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The City of West Branch, Ogemaw and West Branch Township’s sanitary sewer system consist of approximately 23 miles of 6 to 24 inch diameter collection and interceptor sewers.

With the establishment of the Water Pollution Control Act of 1972 and the Clean Water Act of 1977, Congress had established as goals the national preservation and restoration of the nations water.  Being located on the west branch of the Rifle River, and serving the City of West Branch, portions of Ogemaw, and West Branch Township’s the West Branch Area Wastewater Treatment Facility plays a key role in preserving the area and Michigan’s most valuable resource, its surface waters.

The Treatment Plant was completed and put into operation in March 1984.  The original plant was designed to treat a daily flow of .7 MGD with a maximum daily flow of 2.1 MGD.  From 2009 to 2012 a facility upgrade took place allowing the plant to treat a daily flow of .9 MGD with a maximum daily flow of 2.1 MGD and a 5.0 MGD peaks.


The following is a descriptive of the treatment facility as well as some pictures taken during the upgrade.
 

The Plant influent comes from a network of sanitary sewers, which collect domestic sewage from the City of West Branch, along with portions of Ogemaw and West Branch Townships.  The influent flow is continuously metered as it passes through a parshall flume located at the head of the plant.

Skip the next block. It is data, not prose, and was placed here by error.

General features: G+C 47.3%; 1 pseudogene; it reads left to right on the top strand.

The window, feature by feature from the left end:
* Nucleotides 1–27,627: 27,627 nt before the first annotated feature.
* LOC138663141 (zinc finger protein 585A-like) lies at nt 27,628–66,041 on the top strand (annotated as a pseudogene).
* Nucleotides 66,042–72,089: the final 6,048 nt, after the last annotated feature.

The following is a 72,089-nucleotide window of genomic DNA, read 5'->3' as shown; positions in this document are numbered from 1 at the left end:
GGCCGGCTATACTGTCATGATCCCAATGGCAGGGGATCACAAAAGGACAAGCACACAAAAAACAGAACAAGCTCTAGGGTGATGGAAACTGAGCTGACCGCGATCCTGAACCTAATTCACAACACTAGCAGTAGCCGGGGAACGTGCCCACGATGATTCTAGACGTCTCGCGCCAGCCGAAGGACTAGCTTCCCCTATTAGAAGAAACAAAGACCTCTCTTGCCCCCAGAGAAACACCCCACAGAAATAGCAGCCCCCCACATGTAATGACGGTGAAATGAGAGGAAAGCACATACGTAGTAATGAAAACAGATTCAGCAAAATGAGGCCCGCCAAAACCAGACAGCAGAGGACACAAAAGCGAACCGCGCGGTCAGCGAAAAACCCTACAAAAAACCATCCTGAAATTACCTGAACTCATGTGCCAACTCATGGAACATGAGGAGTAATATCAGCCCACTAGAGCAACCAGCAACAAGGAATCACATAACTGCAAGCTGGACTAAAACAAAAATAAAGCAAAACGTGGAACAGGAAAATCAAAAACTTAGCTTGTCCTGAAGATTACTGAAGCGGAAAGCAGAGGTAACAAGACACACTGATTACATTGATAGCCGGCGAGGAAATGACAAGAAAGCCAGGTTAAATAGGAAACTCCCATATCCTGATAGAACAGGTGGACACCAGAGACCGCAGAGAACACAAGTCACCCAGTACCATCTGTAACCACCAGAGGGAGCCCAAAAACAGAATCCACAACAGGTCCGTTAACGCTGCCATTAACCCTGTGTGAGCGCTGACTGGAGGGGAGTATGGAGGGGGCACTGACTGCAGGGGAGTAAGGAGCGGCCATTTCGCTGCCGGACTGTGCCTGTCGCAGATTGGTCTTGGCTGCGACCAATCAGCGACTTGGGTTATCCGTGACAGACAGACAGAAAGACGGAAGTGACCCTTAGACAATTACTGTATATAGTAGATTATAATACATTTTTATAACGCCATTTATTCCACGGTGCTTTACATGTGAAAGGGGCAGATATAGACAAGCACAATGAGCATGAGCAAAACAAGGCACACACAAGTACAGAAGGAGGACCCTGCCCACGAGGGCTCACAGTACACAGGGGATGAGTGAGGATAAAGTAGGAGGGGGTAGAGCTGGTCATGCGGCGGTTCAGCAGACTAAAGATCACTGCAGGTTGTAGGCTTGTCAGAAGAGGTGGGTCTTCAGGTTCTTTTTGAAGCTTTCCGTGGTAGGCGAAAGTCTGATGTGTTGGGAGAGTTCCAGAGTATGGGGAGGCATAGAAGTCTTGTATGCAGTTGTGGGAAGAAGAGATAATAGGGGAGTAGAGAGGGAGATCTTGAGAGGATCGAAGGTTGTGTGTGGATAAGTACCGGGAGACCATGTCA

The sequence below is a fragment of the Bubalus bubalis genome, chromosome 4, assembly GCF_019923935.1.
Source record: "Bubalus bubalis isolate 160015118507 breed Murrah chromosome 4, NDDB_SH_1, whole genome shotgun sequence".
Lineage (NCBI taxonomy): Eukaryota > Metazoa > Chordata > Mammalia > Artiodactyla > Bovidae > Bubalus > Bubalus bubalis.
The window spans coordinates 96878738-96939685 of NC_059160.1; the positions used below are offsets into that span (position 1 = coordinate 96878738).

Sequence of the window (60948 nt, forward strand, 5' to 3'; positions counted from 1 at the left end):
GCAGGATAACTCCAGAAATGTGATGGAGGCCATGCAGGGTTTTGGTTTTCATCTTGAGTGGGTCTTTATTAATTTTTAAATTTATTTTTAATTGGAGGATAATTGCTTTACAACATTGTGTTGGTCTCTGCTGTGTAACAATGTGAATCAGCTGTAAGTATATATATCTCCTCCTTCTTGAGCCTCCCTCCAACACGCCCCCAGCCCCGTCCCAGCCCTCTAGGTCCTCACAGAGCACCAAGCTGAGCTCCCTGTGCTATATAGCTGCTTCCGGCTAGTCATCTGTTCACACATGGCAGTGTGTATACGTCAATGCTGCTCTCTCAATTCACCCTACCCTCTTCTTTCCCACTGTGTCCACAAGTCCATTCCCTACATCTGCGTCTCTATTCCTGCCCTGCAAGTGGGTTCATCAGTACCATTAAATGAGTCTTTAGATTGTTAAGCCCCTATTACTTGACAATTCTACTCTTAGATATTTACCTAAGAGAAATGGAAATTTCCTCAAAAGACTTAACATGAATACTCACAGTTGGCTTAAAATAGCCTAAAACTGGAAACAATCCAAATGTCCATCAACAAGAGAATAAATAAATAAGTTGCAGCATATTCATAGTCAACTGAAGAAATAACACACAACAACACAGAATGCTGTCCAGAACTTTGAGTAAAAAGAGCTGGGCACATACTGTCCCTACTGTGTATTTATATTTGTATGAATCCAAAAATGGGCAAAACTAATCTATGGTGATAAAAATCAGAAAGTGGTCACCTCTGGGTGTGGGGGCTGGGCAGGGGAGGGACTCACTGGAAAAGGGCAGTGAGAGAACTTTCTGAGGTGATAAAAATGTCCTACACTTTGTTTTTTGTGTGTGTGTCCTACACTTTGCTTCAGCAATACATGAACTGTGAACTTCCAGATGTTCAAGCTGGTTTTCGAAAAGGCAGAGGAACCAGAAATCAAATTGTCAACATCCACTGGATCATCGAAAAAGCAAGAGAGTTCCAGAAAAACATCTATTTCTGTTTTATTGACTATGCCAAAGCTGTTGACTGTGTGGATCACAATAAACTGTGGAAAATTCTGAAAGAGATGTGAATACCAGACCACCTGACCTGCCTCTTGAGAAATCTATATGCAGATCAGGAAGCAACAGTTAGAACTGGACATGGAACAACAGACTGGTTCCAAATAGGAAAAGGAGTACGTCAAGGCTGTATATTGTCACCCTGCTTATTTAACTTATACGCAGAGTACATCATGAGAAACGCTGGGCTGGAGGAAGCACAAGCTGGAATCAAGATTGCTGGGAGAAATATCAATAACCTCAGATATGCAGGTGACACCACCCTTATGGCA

After the flume the sewage can be directed into the automatic barscreen or the manual barscreen to separate debris larger than .75 inches from the waste stream.  The flow is then channeled into an aerated grit tank in which grit settles to the bottom and then is pumped into a grit washer dewatering screw.  Screenings and grit are deposited in dumpsters and disposed in a landfill.

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A divided wet well consisting of a raw side and an equalization side follows the aerated grit tank. The flow enters the raw wet well which consists of three variable speed, ten horsepower centrifugal pumps. The flow is then pumped to the primary settling tanks. 

If the influent flow exceeds maximum peak flow or plant flow set point, the wastewater will fill up the raw wet well and spill into the equalization wet well which consists of two variable speed, twenty horsepower centrifugal pumps. Once the equalization wet well level reaches a set level the wastewater will be pumped to two 100,000 gallon covered equalization basins equip with aeration and mechanical mixers which allow storage of the wastewater until the influent flow drops below the set point. When this happens, a flow controlled valve will allow the wastewater from the equalization basins to flow to the primary settling tanks.

If the influent flow does not drop below the set point and the two equalization basins fill up, the wastewater will overflow into the 2.4 million gallon equalization storage tank where it will be stored until the influent flow drops below the set point.  The stored wastewater flows by gravity back to the raw wet well. The rate of flow to the wet well is manually controlled by an auto valve. 

Alum is added at the head of the two, 60,300 gallon primary clarifiers.  As the flow passes through the two primary clarifiers, settable solids and floatable solids are removed.  Settable primary solids are automatically pumped to the primary anaerobic digester.  Effluent from the primary clarifiers flows by gravity to the trickling filter pump station.